Part 2 in a series of live blogs from Bhutan by Meg Jordan, Professor and Chair of the Integrative Health Studies Department
Last night was my first attempt to sleep in the land of the thunder dragon, which could have easily been named land of the incessant barking dogs instead. Earplugs did no good; but I'm still thrilled to be here.
Today I hiked up toward the famous Tiger's Nest monastery, which looks like it was thrown against a cliff at 10,000 feet or so. It was founded by Guru Rinpoche in 796 AD when, legend has it, he flew in on a tiger's back and meditated there, conquering the local demons and convincing them to protect the spread of Buddhism instead of troubling the local villagers. Quite the diplomat. The monastery was completed sometime in the 17th century.
My interpreter, Pema, complained of chest pain all the way to the Tea House (about half-way to the monastary). I played doctor-nurse, and made sure we weren't aggravating a medical condition that was either exertional angina or a hiatal hernia. Bhutan "belly" is growing more prominent with increasing prosperity. His pain resided when we stopped the hike. I'm taking him to the one hospital in Thimpu (built around 1960) for an EKG.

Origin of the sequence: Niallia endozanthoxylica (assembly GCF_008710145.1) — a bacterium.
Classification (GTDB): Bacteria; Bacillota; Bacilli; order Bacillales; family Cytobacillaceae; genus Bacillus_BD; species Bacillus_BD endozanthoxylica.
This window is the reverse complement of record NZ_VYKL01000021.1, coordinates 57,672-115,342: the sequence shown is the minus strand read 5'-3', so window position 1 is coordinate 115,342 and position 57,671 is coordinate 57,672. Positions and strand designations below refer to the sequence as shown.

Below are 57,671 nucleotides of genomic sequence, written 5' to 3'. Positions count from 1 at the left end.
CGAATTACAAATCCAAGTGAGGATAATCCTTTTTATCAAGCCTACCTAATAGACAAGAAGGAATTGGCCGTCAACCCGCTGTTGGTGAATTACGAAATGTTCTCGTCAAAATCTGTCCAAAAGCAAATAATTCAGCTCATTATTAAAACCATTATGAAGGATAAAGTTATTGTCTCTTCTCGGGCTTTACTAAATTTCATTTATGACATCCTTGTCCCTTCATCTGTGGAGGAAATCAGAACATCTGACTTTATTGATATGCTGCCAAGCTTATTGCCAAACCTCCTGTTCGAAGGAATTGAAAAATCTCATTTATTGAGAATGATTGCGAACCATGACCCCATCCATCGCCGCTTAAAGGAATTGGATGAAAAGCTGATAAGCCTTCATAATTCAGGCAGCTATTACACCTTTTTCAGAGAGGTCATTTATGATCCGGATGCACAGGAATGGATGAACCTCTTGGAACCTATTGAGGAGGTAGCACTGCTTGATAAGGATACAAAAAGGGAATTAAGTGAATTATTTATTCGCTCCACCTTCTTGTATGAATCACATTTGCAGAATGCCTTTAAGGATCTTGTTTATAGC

Now we're back in Paro at the only Internet cafe in western Bhutan, where I'm surrounded by a small crowd of curious onlookers, who want to know about online dating sites in the U.S. Talk about a dilemma. The anthropologist in me is delighted to be in a country with such a fierce commitment to preserving cultural integrity, and yet there's no stopping cultural change—it's a dynamic force.
So, I let them know about a free site, plentyoffish.com, and three young Bhutanese men are posting photos and bios within seconds. "Come here, Meggy! Look at this—I got a response already from Nadia in Tuck-Son!"
Happiness—how do we measure it? That will be my question to the Health Minister on Monday. Until then; photos to come.